Despite its full unwieldy title, Fiona Apple’s fourth album The Idler Wheel Is Wiser Than the Driver of the Screw and Whipping Cords Will Serve You More Than Ropes Will Ever Do is one of the most refined and focused albums to emerge in the sixteen years since Apple’s debut album Tidal. Opening beautifully, the emotionally strained (and slightly disturbing) ‘Every Single Night’ promises an album full of pain and anxiety. Commencing with some slow and simple notes, the track builds up to a spine-tingling release of jittering vocals and intensely captivating lyrics.
‘Daredevil’ follows in much the same style. With simple beats and uncompromising piano, it’s as angry as it is emotive. ‘Valentine’, a sweet ballad by all accounts, changes the tempo slightly but still manages to harness that ever-present malice that has become so synonymous with Apple’s work. Never an artist to shy away from the dark or unpleasant subject matter, the singer expresses herself with an insecure honesty that is as endearing as it is off-putting.
The record’s fourth track ‘Jonathan’, written about former lover Jonathan Ames, lets us know that nothing is out-of-bounds. Singing “I don’t wanna talk about / I don’t wanna talk about anything”, Apple bears her life and loves for all to see. More than that, she does it honestly, without the presence of the familiar rose-tinted glasses favoured by other artists. With lyrics like “how can I ask anyone to love me” (‘Left Alone’) and concepts like “I could liken you to a werewolf the way you left me for dead / but I admit that I provided a full moon” (‘Werewolf’). Idler could be termed a break-up album of sorts… but one more akin to Tori Amos’ Boys of Pele than anything else we’ve seen in the last two decades.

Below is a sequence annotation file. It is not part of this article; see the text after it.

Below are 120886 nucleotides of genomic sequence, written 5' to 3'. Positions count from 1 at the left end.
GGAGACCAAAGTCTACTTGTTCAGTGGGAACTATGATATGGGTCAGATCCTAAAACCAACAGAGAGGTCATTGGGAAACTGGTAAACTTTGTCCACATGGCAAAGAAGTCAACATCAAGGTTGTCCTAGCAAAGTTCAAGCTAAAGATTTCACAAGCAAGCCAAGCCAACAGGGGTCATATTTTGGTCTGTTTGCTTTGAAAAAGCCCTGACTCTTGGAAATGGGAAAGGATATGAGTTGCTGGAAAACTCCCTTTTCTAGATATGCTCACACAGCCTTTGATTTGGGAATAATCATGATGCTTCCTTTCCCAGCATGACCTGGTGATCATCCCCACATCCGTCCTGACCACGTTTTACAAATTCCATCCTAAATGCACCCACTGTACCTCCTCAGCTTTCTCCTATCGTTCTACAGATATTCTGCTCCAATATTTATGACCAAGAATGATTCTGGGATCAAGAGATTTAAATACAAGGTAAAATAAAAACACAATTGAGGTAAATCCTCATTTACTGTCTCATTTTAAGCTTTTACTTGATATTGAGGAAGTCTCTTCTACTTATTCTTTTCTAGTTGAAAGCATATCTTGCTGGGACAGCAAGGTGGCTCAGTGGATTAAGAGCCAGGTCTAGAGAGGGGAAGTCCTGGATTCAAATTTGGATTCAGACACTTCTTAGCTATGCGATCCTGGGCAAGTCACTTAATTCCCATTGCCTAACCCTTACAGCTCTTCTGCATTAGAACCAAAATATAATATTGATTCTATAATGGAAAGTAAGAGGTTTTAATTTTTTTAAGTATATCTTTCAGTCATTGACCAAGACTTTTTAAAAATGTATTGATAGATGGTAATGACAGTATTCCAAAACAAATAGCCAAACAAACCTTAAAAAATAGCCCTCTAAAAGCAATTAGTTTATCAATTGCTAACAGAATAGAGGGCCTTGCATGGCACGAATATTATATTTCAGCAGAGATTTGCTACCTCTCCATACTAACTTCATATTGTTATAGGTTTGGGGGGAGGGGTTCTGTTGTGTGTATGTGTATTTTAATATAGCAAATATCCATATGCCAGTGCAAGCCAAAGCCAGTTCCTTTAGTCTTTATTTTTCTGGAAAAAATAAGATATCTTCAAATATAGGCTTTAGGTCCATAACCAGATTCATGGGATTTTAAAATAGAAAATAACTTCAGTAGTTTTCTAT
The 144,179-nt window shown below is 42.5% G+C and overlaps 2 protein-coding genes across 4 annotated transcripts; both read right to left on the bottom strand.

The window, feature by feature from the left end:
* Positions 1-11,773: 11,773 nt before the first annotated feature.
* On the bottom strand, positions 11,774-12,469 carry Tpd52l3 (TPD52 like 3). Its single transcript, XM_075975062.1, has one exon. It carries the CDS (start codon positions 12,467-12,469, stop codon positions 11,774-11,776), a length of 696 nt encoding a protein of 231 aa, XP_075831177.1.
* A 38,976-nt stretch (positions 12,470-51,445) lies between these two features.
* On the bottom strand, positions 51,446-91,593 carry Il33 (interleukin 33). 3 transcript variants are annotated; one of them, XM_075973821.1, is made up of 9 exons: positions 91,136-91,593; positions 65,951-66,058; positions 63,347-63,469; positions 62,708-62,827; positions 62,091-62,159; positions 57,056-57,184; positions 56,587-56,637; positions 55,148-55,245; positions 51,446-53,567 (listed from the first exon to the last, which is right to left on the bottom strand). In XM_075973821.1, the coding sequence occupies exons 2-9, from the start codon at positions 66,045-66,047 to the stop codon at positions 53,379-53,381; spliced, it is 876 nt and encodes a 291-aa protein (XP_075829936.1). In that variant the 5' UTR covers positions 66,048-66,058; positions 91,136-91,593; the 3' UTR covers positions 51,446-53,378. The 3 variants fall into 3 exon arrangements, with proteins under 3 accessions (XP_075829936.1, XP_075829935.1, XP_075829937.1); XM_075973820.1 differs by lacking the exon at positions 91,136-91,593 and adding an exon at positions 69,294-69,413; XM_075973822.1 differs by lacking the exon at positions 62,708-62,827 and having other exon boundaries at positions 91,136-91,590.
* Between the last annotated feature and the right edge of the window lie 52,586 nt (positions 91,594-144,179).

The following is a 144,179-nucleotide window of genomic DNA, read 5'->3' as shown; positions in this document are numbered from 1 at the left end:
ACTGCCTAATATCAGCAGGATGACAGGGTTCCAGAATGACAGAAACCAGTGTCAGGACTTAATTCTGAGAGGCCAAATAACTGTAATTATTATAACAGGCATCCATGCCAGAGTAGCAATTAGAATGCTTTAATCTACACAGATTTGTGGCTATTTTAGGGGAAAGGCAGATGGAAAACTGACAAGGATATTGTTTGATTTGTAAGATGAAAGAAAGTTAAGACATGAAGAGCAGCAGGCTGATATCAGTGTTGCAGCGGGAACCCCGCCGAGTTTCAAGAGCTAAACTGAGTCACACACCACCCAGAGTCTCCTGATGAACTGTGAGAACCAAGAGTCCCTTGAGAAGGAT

Opinions may vary, but one thing is certain; The Idler Wheel will never be classified as easy listening. Apple doesn’t just disturb you with her pain, she does so vocally as well, embracing the contortion and daring you to turn away. For an artist whose work is so wrought with pain and suffering, Apple’s albums have always had an inexplicably alluring quality. This is no different – it draws you in with its sweet sincerity only to chew you up and spit you back out again. The pain comes in early and often and you soon realise that you’re no more protected from it than Apple herself is.